In May it was reported he may have to retire from f/c cricket because of a congenital back condition. He played three early season f/c matches and has had a couple of List A games since where his figures were horrendous (plus some T20). He’s in the Lions’ squad. Can anyone explain?

    A few other points:
    1) Australia might be tempted to repeat what worked with Chris Rogers and pick an older batsman. Michael Klinger’s name has been mentioned.
    2) James says he is identifying the team he thinks they will pick but then has left out Buttler and Finn who, as regular readers will have spotted, James has major doubts about. I think the England set-up rate those two (especially Buttler) and they’ll be in Australia.
    3) Michael Vaughan picked his equivalent team on the BBC website not long ago and he had Joe Clarke at No.3.

    • Thanks. I missed Michael Vaughan’s picks, but thanks to your mentioning them found them on ‘The Telegraph’:

      ‘The Telegraph’ have turned it into one of those irksome one-player-per-page slideshow thingies, so in case anybody else is interested, Vaughan’s full 2017 team is:

      1 Alastair Cook, 2 Daniel Bell-Drummond, 3 Joe Clarke, 4 Joe Root*, 5 Ben Stokes, 6 Moeen Ali/Zafar Ansari, 7 Jos Buttler†, 8 Adil Rashid, 9 Stuarty Broad, 10 Mark Wood, 11 Steve Finn/Matthew FIsher

      • i’m very surprised by Vaughan’s team. As a Worcs fan I’m very exited about Joe Clarke but he’s only played ten first class matches! He’s also a keeper, so not sure he’ll be batting 3 with Buttler in the same side. I also find the inclusion of Bell Drummond odd. I’ve seen him a couple of times and was pretty unimpressed to be honest. Here’s a little comparison between Bell Drummond and my man Sam Hain.

        Bell Drummond: Age 22. Matches 55, 2800 runs, tons 7, average 32
        Sam Hain: Age 20. Matches 22, 1400 runs, tons 6, average 44.

        I know one is an opener, and the other a middle order player, but there’s really no comparison. I’m also amazed he has Stokes at 5!

    • That’s a bit harsh Simon. It was a toss up between Ballance and Taylor for the number 5 spot in my team, and I decided to go with the Yorkshire man. I imagine Taylor will be in the squad. I’m not entirely convinced by him yet, but I have an open mind. Re: Finn I was torn between Wood and Finn, but decided to go for the former because he’s a little quicker. Had I picked a full squad of 16, then both Finn and Taylor would’ve been in it.

      • Reply to Smylers: glad you found the mention useful. :)

        I wasn’t of course necessarily endorsing Vaughan’s selections….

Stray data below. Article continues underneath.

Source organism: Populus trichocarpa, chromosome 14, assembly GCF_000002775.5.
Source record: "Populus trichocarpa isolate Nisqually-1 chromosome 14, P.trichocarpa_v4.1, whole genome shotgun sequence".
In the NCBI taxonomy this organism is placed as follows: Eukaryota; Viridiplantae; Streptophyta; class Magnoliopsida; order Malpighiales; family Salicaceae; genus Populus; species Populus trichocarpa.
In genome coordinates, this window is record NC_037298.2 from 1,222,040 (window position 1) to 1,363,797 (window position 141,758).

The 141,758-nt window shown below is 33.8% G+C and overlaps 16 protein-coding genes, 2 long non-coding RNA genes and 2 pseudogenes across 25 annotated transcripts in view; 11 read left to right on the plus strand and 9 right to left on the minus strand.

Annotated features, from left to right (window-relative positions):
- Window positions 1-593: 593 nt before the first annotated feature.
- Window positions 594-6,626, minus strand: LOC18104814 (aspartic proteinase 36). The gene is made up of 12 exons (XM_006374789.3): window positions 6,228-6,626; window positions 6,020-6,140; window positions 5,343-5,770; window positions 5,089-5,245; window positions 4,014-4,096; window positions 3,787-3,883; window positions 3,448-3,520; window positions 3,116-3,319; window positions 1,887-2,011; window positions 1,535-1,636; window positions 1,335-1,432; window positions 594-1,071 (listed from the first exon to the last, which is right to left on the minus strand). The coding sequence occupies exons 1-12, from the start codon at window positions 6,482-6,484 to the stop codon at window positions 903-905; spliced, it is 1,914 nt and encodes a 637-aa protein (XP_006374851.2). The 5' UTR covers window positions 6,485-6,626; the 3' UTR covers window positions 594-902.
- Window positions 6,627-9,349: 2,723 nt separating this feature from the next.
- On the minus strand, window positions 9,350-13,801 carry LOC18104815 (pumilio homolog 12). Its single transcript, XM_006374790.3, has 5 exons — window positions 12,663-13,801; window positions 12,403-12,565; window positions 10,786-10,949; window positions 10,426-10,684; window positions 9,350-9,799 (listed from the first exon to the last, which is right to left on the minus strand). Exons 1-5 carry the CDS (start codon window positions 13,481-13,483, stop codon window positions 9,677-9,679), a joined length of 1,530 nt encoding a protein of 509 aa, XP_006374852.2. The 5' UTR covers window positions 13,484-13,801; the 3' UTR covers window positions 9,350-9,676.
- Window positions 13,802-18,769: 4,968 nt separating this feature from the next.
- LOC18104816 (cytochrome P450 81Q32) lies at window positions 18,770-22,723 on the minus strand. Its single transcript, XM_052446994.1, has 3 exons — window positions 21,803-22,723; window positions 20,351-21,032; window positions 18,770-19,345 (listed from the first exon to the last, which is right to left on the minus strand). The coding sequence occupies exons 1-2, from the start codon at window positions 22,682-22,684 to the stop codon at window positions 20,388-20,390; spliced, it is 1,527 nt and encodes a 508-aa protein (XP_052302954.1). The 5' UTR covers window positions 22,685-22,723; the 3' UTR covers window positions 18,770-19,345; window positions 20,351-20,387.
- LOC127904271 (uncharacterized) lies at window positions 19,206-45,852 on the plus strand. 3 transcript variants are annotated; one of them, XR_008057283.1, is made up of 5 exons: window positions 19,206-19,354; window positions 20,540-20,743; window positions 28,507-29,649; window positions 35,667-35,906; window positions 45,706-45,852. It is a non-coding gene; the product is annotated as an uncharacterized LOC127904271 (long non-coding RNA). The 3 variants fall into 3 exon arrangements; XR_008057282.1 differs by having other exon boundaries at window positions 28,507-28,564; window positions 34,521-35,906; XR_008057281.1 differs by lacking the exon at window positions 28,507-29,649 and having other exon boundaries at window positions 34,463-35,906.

Reply to James: I didn’t say anything about Taylor!

        I think you’re right about Ballance. However you may have noticed that certain ‘good journalists’ have started criticising him for allegedly not working on his game (i.e. resisting changes to his technique proposed by England coaches).

        • Apologies Buttler! It was PofP who mentioned Taylor. Unless Jos changes his technique, and becomes a little less bottom handed, I think his test career might fizzle out against the big boys. The problem is, his method is what makes him so great to watch in the limited overs stuff, so in a way it would be a shame to change him.

          • Buttler averaged 40+ against NZ who have a very good attack.

            I think (hope?) his batting decline against Australia was more a mixture of too much emphasis on his keeping plus mental tiredness rather than faulty technique.

              • Lyth failed in three of his four innings against NZ. He made a century in the first innings on his home ground while conditions were at their best and the NZ bowlers were coming to terms with its unique demands.

                The NZ Test attack is a very good one. Boult bowled consistently better than any of the Aussie seamers. One thing they didn’t have was an off-spinner who bowls round the wicket which has become a weakness of Buttler’s – but neither have Pakistan (nor probably the Saffers).

  • Agree with your Aussie list mostly although after captaining Australia A in the india series recently I think they are keen to give Usman Khawaja a good run in the team – . How he turns out and whether he will be there in two years is anyone’s guess. Wade’s keeping is still regarded as a bit marginal for Tests, and he didn’t do himself any favours in the recent ODI’s on that front. Wade is I think the better batsman, but if Nevill can retain a 30+ average I think he will remain 1st pick.

    With regard the bowlers, Lyon will have to either have a form slump with Agar doing something pretty special to oust him. Siddle may be there in place of one of the Paceman of course. Pattinson is also a chance should he get back to his best with his changed action. Johnson very unlikely.